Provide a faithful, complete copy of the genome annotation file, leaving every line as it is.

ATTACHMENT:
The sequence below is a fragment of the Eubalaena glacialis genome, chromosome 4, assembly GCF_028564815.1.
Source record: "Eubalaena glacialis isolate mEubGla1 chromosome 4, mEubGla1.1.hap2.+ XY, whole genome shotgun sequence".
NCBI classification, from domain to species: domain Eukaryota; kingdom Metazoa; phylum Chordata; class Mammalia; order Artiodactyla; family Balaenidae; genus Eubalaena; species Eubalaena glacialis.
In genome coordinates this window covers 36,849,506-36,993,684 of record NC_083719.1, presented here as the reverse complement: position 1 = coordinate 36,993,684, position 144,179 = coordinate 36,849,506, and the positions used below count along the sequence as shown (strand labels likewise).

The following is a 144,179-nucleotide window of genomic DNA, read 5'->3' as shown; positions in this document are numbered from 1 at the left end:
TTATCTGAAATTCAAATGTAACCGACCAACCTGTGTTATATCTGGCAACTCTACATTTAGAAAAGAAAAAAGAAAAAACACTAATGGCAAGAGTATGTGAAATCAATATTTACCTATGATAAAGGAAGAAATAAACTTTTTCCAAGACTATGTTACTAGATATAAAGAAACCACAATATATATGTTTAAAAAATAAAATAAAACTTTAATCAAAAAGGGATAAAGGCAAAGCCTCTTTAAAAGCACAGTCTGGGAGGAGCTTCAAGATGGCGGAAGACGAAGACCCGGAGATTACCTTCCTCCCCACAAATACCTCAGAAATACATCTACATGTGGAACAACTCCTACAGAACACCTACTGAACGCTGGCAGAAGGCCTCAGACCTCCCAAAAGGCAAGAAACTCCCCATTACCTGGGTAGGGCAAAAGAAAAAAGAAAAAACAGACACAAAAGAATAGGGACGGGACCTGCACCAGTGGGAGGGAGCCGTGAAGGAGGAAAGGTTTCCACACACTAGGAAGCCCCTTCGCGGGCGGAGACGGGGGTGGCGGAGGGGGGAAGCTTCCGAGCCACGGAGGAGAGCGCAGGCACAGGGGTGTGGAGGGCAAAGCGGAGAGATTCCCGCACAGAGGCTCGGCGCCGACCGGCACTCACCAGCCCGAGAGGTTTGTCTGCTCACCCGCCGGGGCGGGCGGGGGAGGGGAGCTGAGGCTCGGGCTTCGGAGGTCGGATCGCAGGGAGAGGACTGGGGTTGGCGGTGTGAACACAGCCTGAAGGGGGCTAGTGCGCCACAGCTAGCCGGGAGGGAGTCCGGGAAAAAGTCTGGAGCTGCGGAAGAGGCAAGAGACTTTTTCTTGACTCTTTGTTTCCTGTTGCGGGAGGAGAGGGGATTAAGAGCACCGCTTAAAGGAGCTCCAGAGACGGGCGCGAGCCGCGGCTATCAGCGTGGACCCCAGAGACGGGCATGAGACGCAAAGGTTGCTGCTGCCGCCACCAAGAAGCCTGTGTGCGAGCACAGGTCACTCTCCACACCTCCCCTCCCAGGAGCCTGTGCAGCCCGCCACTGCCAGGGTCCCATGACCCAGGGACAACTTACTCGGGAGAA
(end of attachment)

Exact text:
The sequence below is a fragment of the Eubalaena glacialis genome, chromosome 4, assembly GCF_028564815.1.
Source record: "Eubalaena glacialis isolate mEubGla1 chromosome 4, mEubGla1.1.hap2.+ XY, whole genome shotgun sequence".
NCBI classification, from domain to species: domain Eukaryota; kingdom Metazoa; phylum Chordata; class Mammalia; order Artiodactyla; family Balaenidae; genus Eubalaena; species Eubalaena glacialis.
In genome coordinates this window covers 36,849,506-36,993,684 of record NC_083719.1, presented here as the reverse complement: position 1 = coordinate 36,993,684, position 144,179 = coordinate 36,849,506, and the positions used below count along the sequence as shown (strand labels likewise).

The following is a 144,179-nucleotide window of genomic DNA, read 5'->3' as shown; positions in this document are numbered from 1 at the left end:
TTATCTGAAATTCAAATGTAACCGACCAACCTGTGTTATATCTGGCAACTCTACATTTAGAAAAGAAAAAAGAAAAAACACTAATGGCAAGAGTATGTGAAATCAATATTTACCTATGATAAAGGAAGAAATAAACTTTTTCCAAGACTATGTTACTAGATATAAAGAAACCACAATATATATGTTTAAAAAATAAAATAAAACTTTAATCAAAAAGGGATAAAGGCAAAGCCTCTTTAAAAGCACAGTCTGGGAGGAGCTTCAAGATGGCGGAAGACGAAGACCCGGAGATTACCTTCCTCCCCACAAATACCTCAGAAATACATCTACATGTGGAACAACTCCTACAGAACACCTACTGAACGCTGGCAGAAGGCCTCAGACCTCCCAAAAGGCAAGAAACTCCCCATTACCTGGGTAGGGCAAAAGAAAAAAGAAAAAACAGACACAAAAGAATAGGGACGGGACCTGCACCAGTGGGAGGGAGCCGTGAAGGAGGAAAGGTTTCCACACACTAGGAAGCCCCTTCGCGGGCGGAGACGGGGGTGGCGGAGGGGGGAAGCTTCCGAGCCACGGAGGAGAGCGCAGGCACAGGGGTGTGGAGGGCAAAGCGGAGAGATTCCCGCACAGAGGCTCGGCGCCGACCGGCACTCACCAGCCCGAGAGGTTTGTCTGCTCACCCGCCGGGGCGGGCGGGGGAGGGGAGCTGAGGCTCGGGCTTCGGAGGTCGGATCGCAGGGAGAGGACTGGGGTTGGCGGTGTGAACACAGCCTGAAGGGGGCTAGTGCGCCACAGCTAGCCGGGAGGGAGTCCGGGAAAAAGTCTGGAGCTGCGGAAGAGGCAAGAGACTTTTTCTTGACTCTTTGTTTCCTGTTGCGGGAGGAGAGGGGATTAAGAGCACCGCTTAAAGGAGCTCCAGAGACGGGCGCGAGCCGCGGCTATCAGCGTGGACCCCAGAGACGGGCATGAGACGCAAAGGTTGCTGCTGCCGCCACCAAGAAGCCTGTGTGCGAGCACAGGTCACTCTCCACACCTCCCCTCCCAGGAGCCTGTGCAGCCCGCCACTGCCAGGGTCCCATGACCCAGGGACAACTTACTCGGGAGAA